It was way too early in the morning for a flight, but gods know it seemed every cheap flight was in the dark of morning or the foggy danger of night, so here I was 5am in an airport in Berlin bound for Moscow. I had passed through check in and security with a minimum of fuss, was allowed to make jokes with the staff who had me take off my shoes and every thing out of my pockets, and they had actually laughed at my jokes.
I was glad to pass into the relative quiet of the waiting room, while other passengers took advantage of the non-tax shops on this said of customs. I rarely carried much onboard baggage: a small ruck sack of my music and a book. Most times I would sit and listen before boarding, only moved by other passengers getting up with tickets in hand, but this time I feel a strange melancholy. I was irritated by the melancholy.
I never had any thought of sadness when I moved from one place to another. I always had an excitement to see something new. But this time I sat in the small area which would contain approximately 150 passengers looking out of the windows watching men scurry back and forth beneath the terror of the wings of aircraft and I felt deflated.
I had nearly fallen asleep when, in the corner of my eye, something pushed the “sameness” from my eye, the patterns all people make at all airports around the world. In the nearby seating area designated for passengers taking a flight from Berlin to Zurich, a person, female, sat in the chairs closest to the ramp for boarding, eyes closed with tears streaming down her face.
German? Not German? Her reddish brown hair, illuminated beneath a harsh light, was cropped in a popular style, but it seemed odd against her skin, a smooth brown, like caramel, like coffee stirred with cream. As I watched, she seemed to be moved by another thought or circumstance, musical accompaniment, I knew not, but fresh tears, copious rose in her eyes, flowed down her peach curved cheeeks.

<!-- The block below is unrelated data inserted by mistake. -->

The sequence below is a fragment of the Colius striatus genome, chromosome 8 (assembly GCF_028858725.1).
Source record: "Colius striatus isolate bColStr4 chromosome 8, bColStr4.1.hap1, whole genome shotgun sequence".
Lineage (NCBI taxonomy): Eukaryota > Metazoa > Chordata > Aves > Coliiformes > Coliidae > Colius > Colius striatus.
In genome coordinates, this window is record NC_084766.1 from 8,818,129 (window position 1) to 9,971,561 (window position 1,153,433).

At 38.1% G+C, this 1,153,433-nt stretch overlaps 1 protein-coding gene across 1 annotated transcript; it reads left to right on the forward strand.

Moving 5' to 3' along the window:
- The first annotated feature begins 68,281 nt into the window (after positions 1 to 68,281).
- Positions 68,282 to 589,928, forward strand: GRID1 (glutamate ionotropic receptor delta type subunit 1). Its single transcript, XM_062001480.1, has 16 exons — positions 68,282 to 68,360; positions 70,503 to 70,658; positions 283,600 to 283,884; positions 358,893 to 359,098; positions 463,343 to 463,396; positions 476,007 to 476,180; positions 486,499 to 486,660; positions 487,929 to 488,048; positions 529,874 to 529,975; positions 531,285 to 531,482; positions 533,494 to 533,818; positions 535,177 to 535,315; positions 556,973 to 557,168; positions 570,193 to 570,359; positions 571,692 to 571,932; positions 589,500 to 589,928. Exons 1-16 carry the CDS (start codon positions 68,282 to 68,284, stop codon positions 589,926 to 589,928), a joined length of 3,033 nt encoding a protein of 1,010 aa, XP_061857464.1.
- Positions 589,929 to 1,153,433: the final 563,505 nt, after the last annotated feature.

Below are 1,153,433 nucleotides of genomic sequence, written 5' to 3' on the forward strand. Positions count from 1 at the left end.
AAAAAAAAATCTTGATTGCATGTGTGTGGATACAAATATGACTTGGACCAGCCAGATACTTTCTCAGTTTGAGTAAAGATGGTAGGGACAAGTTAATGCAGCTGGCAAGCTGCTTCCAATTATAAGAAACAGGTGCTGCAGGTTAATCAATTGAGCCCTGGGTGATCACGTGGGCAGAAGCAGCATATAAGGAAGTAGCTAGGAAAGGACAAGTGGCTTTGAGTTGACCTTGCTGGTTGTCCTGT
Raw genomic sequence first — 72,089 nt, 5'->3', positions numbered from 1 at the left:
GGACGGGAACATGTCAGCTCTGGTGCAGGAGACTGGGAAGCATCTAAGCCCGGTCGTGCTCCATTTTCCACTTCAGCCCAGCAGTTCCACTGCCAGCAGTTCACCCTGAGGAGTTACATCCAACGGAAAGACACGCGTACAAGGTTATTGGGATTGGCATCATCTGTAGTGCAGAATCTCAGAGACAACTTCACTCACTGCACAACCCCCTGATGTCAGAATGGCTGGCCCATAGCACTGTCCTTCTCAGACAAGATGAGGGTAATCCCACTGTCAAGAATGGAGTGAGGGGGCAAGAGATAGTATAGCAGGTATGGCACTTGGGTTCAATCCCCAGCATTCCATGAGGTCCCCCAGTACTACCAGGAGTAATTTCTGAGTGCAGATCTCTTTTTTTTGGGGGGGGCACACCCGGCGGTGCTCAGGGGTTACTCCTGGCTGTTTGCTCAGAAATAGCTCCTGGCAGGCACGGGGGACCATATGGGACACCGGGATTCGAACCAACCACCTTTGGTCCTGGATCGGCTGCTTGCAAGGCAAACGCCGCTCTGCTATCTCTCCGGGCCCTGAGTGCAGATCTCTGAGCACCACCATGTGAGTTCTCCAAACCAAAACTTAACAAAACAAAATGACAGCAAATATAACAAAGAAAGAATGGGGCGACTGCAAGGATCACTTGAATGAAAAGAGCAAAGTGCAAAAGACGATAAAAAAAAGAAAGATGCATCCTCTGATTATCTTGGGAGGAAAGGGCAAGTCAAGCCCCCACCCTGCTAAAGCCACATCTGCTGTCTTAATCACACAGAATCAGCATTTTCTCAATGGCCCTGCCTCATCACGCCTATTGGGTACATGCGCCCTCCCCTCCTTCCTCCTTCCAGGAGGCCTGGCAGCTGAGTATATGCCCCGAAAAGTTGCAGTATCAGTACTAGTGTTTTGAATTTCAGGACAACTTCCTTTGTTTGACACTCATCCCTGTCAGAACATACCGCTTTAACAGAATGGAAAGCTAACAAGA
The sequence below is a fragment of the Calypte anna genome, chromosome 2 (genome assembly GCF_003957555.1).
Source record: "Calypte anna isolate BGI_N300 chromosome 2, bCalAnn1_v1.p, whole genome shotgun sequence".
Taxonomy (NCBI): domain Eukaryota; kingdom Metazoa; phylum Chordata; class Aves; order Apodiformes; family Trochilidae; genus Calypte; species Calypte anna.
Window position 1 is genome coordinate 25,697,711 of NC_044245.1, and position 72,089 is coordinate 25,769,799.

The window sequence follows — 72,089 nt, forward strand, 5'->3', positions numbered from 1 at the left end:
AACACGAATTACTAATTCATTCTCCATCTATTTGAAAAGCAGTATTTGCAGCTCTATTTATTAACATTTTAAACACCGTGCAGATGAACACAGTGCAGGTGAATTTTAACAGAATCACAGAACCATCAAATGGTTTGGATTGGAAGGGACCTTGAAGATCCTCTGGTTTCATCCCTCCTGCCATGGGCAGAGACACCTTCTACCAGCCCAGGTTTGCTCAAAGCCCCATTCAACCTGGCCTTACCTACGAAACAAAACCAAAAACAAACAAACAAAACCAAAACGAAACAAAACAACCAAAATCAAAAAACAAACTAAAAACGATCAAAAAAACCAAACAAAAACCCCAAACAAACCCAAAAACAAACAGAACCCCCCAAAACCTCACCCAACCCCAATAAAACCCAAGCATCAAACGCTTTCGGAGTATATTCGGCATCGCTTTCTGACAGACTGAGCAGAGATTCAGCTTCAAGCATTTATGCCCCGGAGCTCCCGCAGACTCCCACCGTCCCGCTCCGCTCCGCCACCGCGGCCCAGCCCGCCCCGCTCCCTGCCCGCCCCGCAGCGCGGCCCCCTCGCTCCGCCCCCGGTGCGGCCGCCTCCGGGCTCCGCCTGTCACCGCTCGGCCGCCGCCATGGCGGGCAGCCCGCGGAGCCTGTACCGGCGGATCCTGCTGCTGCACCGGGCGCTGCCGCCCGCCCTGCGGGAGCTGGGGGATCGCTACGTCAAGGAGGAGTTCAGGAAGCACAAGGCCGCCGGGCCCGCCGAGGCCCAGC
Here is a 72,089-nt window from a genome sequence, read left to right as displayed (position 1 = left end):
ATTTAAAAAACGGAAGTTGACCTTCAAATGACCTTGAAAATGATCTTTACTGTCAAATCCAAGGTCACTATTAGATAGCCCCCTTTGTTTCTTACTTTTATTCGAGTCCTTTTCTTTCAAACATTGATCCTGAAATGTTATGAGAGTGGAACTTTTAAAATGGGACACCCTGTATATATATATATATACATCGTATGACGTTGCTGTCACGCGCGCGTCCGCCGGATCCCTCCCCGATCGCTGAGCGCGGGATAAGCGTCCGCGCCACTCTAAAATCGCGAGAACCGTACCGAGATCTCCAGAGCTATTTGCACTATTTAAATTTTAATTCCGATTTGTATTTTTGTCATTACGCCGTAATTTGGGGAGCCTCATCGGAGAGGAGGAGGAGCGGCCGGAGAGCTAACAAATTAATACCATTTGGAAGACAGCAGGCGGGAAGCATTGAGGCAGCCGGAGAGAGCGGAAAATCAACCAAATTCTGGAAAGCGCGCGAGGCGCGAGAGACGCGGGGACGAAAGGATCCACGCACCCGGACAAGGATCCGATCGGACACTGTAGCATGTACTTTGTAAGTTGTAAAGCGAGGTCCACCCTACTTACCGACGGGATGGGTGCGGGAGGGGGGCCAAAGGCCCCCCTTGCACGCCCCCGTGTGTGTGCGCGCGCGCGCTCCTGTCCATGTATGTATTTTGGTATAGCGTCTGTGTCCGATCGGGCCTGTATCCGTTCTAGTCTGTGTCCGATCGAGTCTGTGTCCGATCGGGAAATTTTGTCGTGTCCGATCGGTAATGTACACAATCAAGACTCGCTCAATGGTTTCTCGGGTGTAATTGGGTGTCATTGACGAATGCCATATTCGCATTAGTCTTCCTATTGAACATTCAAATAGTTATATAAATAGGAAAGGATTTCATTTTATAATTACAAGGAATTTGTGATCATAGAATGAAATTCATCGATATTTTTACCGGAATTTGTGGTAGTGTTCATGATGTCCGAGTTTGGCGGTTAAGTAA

It was none of my business, nothing in the least, but I felt an enormous desire to hold her, to ask her why she was so distraught, to wipe away her tears. I felt tears start in my own eyes, so empathetic, so strongly I felt her emotion. I looked around the hanger. People continued in their tasks, their laughter, their search for mints within their bags, and I marveled aloud how they could not feel the poignancy of her.
“Boarding for flight 2276 will commence momentarily. Please…” I stopped listening. I asked myself why was I so occupied with this woman. I tried to make up nasty stories in my mind as to why she might be upset but it was useless. I hung my head. I felt a strange desire to comfort her, but I was could do nothing, would do nothing. I looked at her a long moment, as she surrepitiously wiped her nose, but she did so in a way that was private to her but was in no way trying to conceal to anyone what she was doing. She let the tears roll down her face unchecked.
With a suddenness that nearly made me swallow my tongue because I’d been staring, her eyes cut to mine. But the glance was not one of rebuke. Across the space of twenty steps, the space of seconds, from that one glance I craved to know what her voice sounded like, what she looked like when she smiled, the touch of her fingertips, the brush of her cheek against my chest, but a voice was calling overhead.
The woman rose without reluctance, shoulders lifted then fell in a long sigh. She cast her pack over a shoulder and started towards the attendant’s post checking tickets, but she turned one last time, eyes meeting mine. Dark eyes, long lashed, lips full carved as if with the edge of a knife.
Last call, Berlin flight to Zurich. What would she do in Zurich I thought? Again, none of my business, yet somehow I wished I could have been on that small seater, with formerly icy wings now unencrusted, soon to be slashing through the air, instead of my longer flight to Moscow. Ah, Fate, why couldn’t you give us even a small clue of what the future held?